The fact is, is that for most couples sex becomes less frequent the longer they stay together. Different couples have different responses to this phenomena. For some friendship is enough and neither person feels negatively impacted, for others the change in sexual patterns increases stress and conflict, and in worst case scenarios, a distance occurs that results in either infidelity, separation, or divorce.
While some couples find the situation more difficult than others, most wonder why the change has happened to them. They always promised to themselves and each other that they would not become on of “those” couples. Life is certainly partly responsible for this occurrence, when a couple has been together awhile they tend to have bigger things on their plate than they did during their early years. Buying a house, moving up the career ladder, and having children all impact the couples levels of stress. Higher stress means less sex. In addition, these big aspirations can be exhausting.
But theres another reason why sex decreases, and that is a lack of separation. When attachment grows a strange thing can happen. We can feel securer in some ways but less safe in others. A person might feel better about staying home on a week night, more comfortable leaving the house in their “crazy” hair, or leaving the door open when they pee. But simultaneously a deeper anxiety grows. The risk of loosing that person becomes more looming. We become aware that it will hurt bad if that person is gone. Our behaviors shift and change to protect us from this anxiety.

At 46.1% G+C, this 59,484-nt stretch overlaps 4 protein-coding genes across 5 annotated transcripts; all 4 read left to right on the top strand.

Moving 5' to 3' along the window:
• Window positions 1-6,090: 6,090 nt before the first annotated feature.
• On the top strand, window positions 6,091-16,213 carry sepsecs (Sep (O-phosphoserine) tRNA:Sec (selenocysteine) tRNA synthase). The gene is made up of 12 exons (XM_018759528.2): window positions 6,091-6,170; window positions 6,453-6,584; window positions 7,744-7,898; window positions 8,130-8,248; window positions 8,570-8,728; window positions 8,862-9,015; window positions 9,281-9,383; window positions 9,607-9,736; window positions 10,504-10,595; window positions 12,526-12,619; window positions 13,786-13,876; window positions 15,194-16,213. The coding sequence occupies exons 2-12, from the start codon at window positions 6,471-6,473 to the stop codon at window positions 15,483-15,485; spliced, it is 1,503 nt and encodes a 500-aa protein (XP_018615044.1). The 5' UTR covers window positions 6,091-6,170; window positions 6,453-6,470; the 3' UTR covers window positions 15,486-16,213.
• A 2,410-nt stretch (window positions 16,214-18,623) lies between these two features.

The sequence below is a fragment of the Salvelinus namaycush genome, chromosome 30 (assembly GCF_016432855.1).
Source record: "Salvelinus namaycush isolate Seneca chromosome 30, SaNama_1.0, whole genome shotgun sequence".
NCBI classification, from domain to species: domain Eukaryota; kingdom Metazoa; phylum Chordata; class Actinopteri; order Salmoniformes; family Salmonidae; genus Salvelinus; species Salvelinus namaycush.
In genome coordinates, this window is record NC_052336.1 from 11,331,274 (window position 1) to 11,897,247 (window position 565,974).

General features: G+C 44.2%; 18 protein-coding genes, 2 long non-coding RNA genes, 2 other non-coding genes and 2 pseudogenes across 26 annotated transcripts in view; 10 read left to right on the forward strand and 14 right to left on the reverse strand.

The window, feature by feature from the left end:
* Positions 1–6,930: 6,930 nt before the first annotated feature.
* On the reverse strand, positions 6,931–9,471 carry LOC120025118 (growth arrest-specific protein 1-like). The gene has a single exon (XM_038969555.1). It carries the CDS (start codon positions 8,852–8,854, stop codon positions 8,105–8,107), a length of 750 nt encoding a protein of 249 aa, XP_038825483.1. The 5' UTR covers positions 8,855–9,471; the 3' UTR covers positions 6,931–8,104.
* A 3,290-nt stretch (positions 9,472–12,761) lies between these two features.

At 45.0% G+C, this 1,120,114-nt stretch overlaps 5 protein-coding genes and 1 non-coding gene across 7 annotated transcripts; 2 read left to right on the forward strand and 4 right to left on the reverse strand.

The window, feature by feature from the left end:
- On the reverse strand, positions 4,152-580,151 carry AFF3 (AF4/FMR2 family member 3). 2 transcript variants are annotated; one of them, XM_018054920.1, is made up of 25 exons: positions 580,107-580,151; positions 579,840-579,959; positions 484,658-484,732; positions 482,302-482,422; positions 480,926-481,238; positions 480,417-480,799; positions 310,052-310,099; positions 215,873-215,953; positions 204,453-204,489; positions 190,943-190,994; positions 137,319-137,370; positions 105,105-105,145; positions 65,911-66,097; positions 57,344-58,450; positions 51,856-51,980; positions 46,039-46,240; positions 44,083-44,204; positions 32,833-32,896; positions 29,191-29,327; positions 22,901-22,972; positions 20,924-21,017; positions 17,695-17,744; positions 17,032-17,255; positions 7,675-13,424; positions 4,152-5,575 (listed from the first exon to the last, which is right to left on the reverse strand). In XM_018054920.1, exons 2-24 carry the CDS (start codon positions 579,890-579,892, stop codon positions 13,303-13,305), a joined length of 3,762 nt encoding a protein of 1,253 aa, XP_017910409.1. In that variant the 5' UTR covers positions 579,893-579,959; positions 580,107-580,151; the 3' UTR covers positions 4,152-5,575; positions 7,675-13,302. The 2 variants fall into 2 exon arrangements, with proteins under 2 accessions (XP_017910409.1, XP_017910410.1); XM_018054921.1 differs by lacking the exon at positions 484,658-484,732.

Even those in the most trusting relationships have to manage anxieties around loss, since death takes all of us at some point. Many people start to blend with their partner in an effort to control their anxieties of loss. They might not say what’s on their mind as frequently, they care more if their partner is angry, they compromise more on their needs, they try to avoid conflict, or they become more agreeable. Too many of these behaviors causes less psychological space, and in turn harms a couples sex life. In her book “Mating in Captivity”, Esther Perel discusses the animal instinctual drive needed to engage in sex. That to have passion, the couple must on some level must think solely about themselves and their own needs. They must be driven to want orgasim, and that orgasim itself is a very individual experience. That to keep sex in a relationship, each person must temporarily set aside the fact that they know their partner as well as they do.
Negotiating the balance between sexual individualism and the every day relationship walk of compromise is tricky. Couples must talk about how to reclaim the instinctual passion once lost. They must try to take risks with each other again and be conscious of when they are playing things too safe. They should prioritize doing things that create more psychological space. They must remember that while too much conflict in a relationship is destructive, a relationship needs some conflict in order to be alive, engaging, and sexual. They should notice if they are agreeing to things because its easier, if they are believing in their partners opinion rather than taking the time to develop their own, or if they need to build more tolerance to anger and conflict. So if you want more sex in your relationship, make more psychological space.